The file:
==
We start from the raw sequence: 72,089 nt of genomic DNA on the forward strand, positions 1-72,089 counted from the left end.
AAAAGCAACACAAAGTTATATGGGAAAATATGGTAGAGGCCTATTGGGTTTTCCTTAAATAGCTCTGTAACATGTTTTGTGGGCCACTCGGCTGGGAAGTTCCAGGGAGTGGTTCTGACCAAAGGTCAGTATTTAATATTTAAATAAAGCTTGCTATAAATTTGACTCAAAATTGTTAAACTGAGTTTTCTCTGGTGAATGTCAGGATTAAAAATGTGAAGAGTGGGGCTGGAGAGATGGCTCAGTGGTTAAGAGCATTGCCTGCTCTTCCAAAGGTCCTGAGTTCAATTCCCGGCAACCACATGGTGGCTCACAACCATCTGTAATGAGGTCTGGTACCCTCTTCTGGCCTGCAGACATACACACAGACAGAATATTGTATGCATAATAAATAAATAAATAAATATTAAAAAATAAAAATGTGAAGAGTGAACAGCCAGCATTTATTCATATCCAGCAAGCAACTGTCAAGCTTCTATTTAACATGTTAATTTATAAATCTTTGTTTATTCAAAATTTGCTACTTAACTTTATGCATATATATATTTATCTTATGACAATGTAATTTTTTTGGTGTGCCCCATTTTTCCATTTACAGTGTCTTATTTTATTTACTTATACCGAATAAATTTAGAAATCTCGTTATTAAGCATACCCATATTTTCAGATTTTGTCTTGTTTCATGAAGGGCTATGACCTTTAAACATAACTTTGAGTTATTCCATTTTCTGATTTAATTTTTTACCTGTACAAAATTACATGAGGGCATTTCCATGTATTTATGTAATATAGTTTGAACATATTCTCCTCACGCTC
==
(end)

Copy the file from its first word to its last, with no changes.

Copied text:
We start from the raw sequence: 72,089 nt of genomic DNA on the forward strand, positions 1-72,089 counted from the left end.
AAAAGCAACACAAAGTTATATGGGAAAATATGGTAGAGGCCTATTGGGTTTTCCTTAAATAGCTCTGTAACATGTTTTGTGGGCCACTCGGCTGGGAAGTTCCAGGGAGTGGTTCTGACCAAAGGTCAGTATTTAATATTTAAATAAAGCTTGCTATAAATTTGACTCAAAATTGTTAAACTGAGTTTTCTCTGGTGAATGTCAGGATTAAAAATGTGAAGAGTGGGGCTGGAGAGATGGCTCAGTGGTTAAGAGCATTGCCTGCTCTTCCAAAGGTCCTGAGTTCAATTCCCGGCAACCACATGGTGGCTCACAACCATCTGTAATGAGGTCTGGTACCCTCTTCTGGCCTGCAGACATACACACAGACAGAATATTGTATGCATAATAAATAAATAAATAAATATTAAAAAATAAAAATGTGAAGAGTGAACAGCCAGCATTTATTCATATCCAGCAAGCAACTGTCAAGCTTCTATTTAACATGTTAATTTATAAATCTTTGTTTATTCAAAATTTGCTACTTAACTTTATGCATATATATATTTATCTTATGACAATGTAATTTTTTTGGTGTGCCCCATTTTTCCATTTACAGTGTCTTATTTTATTTACTTATACCGAATAAATTTAGAAATCTCGTTATTAAGCATACCCATATTTTCAGATTTTGTCTTGTTTCATGAAGGGCTATGACCTTTAAACATAACTTTGAGTTATTCCATTTTCTGATTTAATTTTTTACCTGTACAAAATTACATGAGGGCATTTCCATGTATTTATGTAATATAGTTTGAACATATTCTCCTCACGCTC